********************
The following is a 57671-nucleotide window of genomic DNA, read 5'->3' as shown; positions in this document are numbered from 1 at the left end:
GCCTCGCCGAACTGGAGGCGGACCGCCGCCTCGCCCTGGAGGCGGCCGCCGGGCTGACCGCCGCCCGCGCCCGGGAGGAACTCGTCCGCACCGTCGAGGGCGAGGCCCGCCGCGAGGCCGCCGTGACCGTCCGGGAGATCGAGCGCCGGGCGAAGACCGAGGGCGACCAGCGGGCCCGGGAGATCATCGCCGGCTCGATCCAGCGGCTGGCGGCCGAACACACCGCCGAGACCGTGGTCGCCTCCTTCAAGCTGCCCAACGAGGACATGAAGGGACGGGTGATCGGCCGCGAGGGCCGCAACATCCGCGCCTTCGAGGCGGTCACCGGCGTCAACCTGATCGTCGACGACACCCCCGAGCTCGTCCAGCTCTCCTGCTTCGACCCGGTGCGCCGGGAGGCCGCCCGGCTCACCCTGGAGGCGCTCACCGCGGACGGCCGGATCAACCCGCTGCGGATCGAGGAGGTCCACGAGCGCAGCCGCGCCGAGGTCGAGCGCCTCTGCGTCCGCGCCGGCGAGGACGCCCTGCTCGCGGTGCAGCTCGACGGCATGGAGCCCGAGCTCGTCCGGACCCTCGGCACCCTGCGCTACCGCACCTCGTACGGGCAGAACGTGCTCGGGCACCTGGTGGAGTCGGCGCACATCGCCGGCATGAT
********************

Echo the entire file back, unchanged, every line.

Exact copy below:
The following is a 57671-nucleotide window of genomic DNA, read 5'->3' as shown; positions in this document are numbered from 1 at the left end:
GCCTCGCCGAACTGGAGGCGGACCGCCGCCTCGCCCTGGAGGCGGCCGCCGGGCTGACCGCCGCCCGCGCCCGGGAGGAACTCGTCCGCACCGTCGAGGGCGAGGCCCGCCGCGAGGCCGCCGTGACCGTCCGGGAGATCGAGCGCCGGGCGAAGACCGAGGGCGACCAGCGGGCCCGGGAGATCATCGCCGGCTCGATCCAGCGGCTGGCGGCCGAACACACCGCCGAGACCGTGGTCGCCTCCTTCAAGCTGCCCAACGAGGACATGAAGGGACGGGTGATCGGCCGCGAGGGCCGCAACATCCGCGCCTTCGAGGCGGTCACCGGCGTCAACCTGATCGTCGACGACACCCCCGAGCTCGTCCAGCTCTCCTGCTTCGACCCGGTGCGCCGGGAGGCCGCCCGGCTCACCCTGGAGGCGCTCACCGCGGACGGCCGGATCAACCCGCTGCGGATCGAGGAGGTCCACGAGCGCAGCCGCGCCGAGGTCGAGCGCCTCTGCGTCCGCGCCGGCGAGGACGCCCTGCTCGCGGTGCAGCTCGACGGCATGGAGCCCGAGCTCGTCCGGACCCTCGGCACCCTGCGCTACCGCACCTCGTACGGGCAGAACGTGCTCGGGCACCTGGTGGAGTCGGCGCACATCGCCGGCATGAT